This is a very concerning issue and a good reason why people should also practice samizdat and place multiple copies online in various repositories.
While most side-blotched lizards living in the Mojave desert match the colour of its sand, those
Study in bacteria shows how regularly DNA changes and how few of those changes are deadly
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our existence can succinctly be described as “information that can replicate itself,” the immediate follow-up question is, “Where did this information come from?”
from an information perspective, only the first step in life is difficult. The rest is just a matter of time.
Through decades of work by legions of scientists, we now know that the process of Darwinian evolution tends to lead to an increase in the information coded in genes. That this must happen on average is not difficult to see. Imagine I start out with a genome encoding n bits of information. In an evolutionary process, mutations occur on the many representatives of this information in a population. The mutations can change the amount of information, or they can leave the information unchanged. If the information changes, it can increase or decrease. But very different fates befall those two different changes. The mutation that caused a decrease in information will generally lead to lower fitness, as the information stored in our genes is used to build the organism and survive. If you know less than your competitors about how to do this, you are unlikely to thrive as well as they do. If, on the other hand, you mutate towards more information—meaning better prediction—you are likely to use that information to have an edge in survival.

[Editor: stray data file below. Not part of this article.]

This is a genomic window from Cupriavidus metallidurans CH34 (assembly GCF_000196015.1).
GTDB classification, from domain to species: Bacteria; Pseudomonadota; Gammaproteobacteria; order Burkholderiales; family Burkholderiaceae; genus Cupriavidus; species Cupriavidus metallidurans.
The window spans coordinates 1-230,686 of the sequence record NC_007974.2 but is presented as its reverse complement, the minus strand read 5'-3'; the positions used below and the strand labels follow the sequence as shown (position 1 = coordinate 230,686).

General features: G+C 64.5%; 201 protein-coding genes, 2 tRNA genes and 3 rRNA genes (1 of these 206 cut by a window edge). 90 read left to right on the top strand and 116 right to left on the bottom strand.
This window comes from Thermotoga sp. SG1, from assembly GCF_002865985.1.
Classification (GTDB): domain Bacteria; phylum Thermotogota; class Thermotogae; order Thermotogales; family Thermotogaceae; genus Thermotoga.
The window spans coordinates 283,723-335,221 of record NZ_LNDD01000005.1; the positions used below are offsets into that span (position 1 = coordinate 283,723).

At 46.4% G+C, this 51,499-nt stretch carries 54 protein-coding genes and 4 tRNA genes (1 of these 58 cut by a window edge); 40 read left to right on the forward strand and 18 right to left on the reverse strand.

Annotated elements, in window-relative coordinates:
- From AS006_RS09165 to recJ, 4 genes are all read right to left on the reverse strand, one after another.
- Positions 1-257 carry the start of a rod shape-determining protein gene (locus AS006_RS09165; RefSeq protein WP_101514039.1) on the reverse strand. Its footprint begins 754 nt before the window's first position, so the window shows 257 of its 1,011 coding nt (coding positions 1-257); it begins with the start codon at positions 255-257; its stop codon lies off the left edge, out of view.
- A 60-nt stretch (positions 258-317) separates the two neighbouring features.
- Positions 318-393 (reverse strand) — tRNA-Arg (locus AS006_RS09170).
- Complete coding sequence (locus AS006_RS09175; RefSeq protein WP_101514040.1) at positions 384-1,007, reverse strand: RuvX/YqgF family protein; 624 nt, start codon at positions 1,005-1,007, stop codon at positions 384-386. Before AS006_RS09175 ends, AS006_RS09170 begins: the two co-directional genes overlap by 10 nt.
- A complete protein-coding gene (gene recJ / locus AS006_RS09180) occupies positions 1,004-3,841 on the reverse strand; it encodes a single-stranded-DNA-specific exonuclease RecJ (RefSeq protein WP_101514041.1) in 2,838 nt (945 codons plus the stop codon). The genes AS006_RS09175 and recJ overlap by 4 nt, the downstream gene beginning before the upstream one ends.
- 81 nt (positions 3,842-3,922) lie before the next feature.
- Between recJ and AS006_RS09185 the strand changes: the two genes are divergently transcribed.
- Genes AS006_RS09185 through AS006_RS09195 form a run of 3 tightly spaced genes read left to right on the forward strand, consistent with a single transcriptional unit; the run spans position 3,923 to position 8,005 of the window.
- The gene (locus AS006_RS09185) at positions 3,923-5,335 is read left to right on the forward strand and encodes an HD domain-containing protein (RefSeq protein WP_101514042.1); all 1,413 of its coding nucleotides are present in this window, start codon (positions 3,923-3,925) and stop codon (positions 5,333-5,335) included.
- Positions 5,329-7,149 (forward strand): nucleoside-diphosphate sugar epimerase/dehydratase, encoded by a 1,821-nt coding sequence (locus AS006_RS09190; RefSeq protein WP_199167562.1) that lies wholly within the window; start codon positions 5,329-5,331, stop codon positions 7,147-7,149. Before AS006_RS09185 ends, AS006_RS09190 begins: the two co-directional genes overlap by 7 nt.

There are some plants with huge amounts of DNA compared to their “peers”–perhaps these would be interesting test cases for potential experimentation of this?